By Gareth Mitchell
Digital Planet, BBC World Service
Gareth gets nostalgic at Bletchley
The BBC World Service's technology radio programme, Digital Planet, goes to the National Museum of Computing at Bletchley Park to explore the history of personal computing.
Silence on the radio can be both troubling and mysterious in equal measures. After all, a lack of audio when sound is all you have, makes quite an impact.
So, one of my favourite moments in our tour of Bletchley Park is the silence, albeit a very brief one, that follows one of the questions I asked Kevin Murrell, the curator of the PC Gallery at the museum and Bill Thompson, BBC columnist and Digital Planet studio commentator.
Standing in front of an original Apple Macintosh, sharing a display with an early IBM PC, the question to them was, which of these two was the most important in the story of personal computing? Was it the Macintosh that brought us the graphical user interface that we all now take for granted on our desktops? Or was it the affordable, modular PC?
This pause for thought came just as we had revelled in personal computing nostalgia. Next to the Mac and the PC were their ancestors from the 1970s and early 80s. A real treat was an original Sinclair ZX80, the calculator-like microcomputer with that horrendously hard to type on plastic keypad.
Next to that, there was a Commodore Vic 20, my first ever computer. Its entire 3.5k of memory, is smaller than the file size of an email.
Also on display, were blasts from the past like the Acorn Atom, Dragon 32, Oric-1, Commodore PET and Apple II. There was even a fully working BBC Micro on which Bill revisited his programming past.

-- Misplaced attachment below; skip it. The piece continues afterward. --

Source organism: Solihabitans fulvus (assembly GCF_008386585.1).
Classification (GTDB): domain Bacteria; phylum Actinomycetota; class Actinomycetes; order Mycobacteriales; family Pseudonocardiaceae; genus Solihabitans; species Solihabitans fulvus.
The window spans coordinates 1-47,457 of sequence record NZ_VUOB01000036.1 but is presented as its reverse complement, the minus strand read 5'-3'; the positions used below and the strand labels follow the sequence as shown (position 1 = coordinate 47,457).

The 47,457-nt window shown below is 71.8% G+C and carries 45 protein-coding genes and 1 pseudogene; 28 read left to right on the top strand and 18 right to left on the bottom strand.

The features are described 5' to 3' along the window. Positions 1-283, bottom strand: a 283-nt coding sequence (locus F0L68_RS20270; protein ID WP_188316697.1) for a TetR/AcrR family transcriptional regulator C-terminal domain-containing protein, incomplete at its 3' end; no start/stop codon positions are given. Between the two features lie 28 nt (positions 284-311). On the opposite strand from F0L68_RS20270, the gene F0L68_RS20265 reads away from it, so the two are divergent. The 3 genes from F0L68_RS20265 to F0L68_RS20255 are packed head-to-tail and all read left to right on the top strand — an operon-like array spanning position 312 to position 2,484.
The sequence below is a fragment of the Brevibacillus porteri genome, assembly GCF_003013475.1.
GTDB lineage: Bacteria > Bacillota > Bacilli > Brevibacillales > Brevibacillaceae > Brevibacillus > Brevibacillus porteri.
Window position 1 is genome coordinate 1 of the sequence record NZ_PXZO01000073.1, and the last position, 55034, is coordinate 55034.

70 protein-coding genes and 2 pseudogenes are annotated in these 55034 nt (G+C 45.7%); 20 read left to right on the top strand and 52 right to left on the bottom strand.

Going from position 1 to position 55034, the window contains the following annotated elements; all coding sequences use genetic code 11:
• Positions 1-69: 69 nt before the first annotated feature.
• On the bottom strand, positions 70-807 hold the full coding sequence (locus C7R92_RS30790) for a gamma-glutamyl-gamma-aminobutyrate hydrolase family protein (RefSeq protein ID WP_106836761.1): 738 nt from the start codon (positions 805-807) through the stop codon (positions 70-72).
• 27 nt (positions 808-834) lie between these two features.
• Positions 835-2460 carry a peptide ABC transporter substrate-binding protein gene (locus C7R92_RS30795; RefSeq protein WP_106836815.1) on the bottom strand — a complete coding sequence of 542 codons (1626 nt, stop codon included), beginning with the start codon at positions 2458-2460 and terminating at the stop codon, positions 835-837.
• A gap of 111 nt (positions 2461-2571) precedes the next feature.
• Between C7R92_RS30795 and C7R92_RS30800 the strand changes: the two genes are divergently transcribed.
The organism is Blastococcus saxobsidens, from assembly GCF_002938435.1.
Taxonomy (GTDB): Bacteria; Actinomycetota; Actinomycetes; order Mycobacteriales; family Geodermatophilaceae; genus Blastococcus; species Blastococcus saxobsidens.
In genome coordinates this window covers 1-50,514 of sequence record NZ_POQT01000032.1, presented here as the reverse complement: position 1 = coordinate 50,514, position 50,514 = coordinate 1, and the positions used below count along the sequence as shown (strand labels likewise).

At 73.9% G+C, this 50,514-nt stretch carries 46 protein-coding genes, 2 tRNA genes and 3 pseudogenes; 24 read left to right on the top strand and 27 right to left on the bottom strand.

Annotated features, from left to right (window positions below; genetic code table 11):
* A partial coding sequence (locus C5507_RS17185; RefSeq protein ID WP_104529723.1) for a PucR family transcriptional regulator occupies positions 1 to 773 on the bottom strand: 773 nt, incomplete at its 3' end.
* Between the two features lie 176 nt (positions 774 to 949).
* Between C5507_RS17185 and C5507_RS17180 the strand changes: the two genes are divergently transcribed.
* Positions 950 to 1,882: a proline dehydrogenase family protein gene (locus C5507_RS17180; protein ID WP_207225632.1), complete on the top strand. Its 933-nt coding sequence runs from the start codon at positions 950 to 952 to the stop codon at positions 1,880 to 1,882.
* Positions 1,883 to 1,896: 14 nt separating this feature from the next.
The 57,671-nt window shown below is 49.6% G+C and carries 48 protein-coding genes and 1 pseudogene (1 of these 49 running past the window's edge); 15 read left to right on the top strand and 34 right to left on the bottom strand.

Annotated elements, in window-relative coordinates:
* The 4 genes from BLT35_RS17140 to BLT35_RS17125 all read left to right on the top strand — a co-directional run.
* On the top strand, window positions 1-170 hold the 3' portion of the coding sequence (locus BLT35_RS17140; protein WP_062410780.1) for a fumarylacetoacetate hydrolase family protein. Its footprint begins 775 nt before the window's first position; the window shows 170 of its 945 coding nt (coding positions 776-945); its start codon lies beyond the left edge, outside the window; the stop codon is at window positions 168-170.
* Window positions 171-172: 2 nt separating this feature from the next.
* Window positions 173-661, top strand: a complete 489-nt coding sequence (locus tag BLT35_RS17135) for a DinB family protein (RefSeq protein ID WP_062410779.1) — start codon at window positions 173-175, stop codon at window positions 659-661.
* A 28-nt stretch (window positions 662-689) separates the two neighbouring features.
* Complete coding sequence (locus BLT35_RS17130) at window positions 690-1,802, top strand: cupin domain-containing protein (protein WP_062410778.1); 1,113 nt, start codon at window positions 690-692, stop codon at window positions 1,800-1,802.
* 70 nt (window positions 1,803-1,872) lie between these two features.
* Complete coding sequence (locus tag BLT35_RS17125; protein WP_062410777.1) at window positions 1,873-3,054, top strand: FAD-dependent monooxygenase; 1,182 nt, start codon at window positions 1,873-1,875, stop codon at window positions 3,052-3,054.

Struggling with a now unfamiliar and long forgotten keyboard layout, he managed '10 PRINT "BILL", 20 GOTO 10'.
Colossus could read 6,000 characters per second
Having gone back to BASIC, we reflected on the shift from computers that you programme yourself and in some cases build yourself to today's world of relatively standardised ready-to-go plastic boxes.
But just down the corridor at Bletchley Park, was a beast that made even the Sinclair ZX Spectrum look like the height of modernity.
Occupying a large room, with the whiff of hot thermionic valves and a clatter of relays from old telephone exchanges was Colossus.
This aptly named brute was the star code-cracker of the Second World War. It has been completely rebuilt and now chugs away in full working order at Bletchley.
Its job was to help intercept communications between Hitler and his most senior generals. Ciphers intercepted by radio were fed in to Colossus on reels of paper tape punched with holes.
It was Colossus' job to unravel the settings that the German operators had programmed into their cipher machines. Colossus could read 6,000 characters per second, an astonishing technical feat for the day.
Colossus was top secret - it was only fully declassified in 2002 - so it had little direct impact on the development of today's computers.
But many of those who worked on it found their way in to the post-war computer industry and no doubt brought much of their knowledge to the forerunners of the machines that now sit on our desks.
For Digital Planet producer Michelle Martin, the rhythmic mechanical workings of Colossus were a radio gift and they provide a rich aural accompaniment to the interview we recorded with Tony Sale, who led the rebuild project at Bletchley.
But the sounds of Colossus were literally music to the ears of composer Matthew Applegate AKA 'Pixelh8' who has produced a number of tracks based on samples of the mighty code cracker's teleprinter.
On Digital Planet, Matthew told us how he collaborated with Bletchley Park to bring the sounds of its many historical computers to music, through a thoroughly modern movement called 'chiptunes'.
Another of Pixelh8's chip tunes is a remix of the Digital Planet them music that he produced especially for us. It's even now available as free ring tone.
I have the ring tone on my own mobile phone. A device with orders of magnitude more processing power than Colossus. Oh, and what was the most influential early personal computer - the IBM or the Mac? Well, download the Digital Planet podcast or hear us through the iPlayer.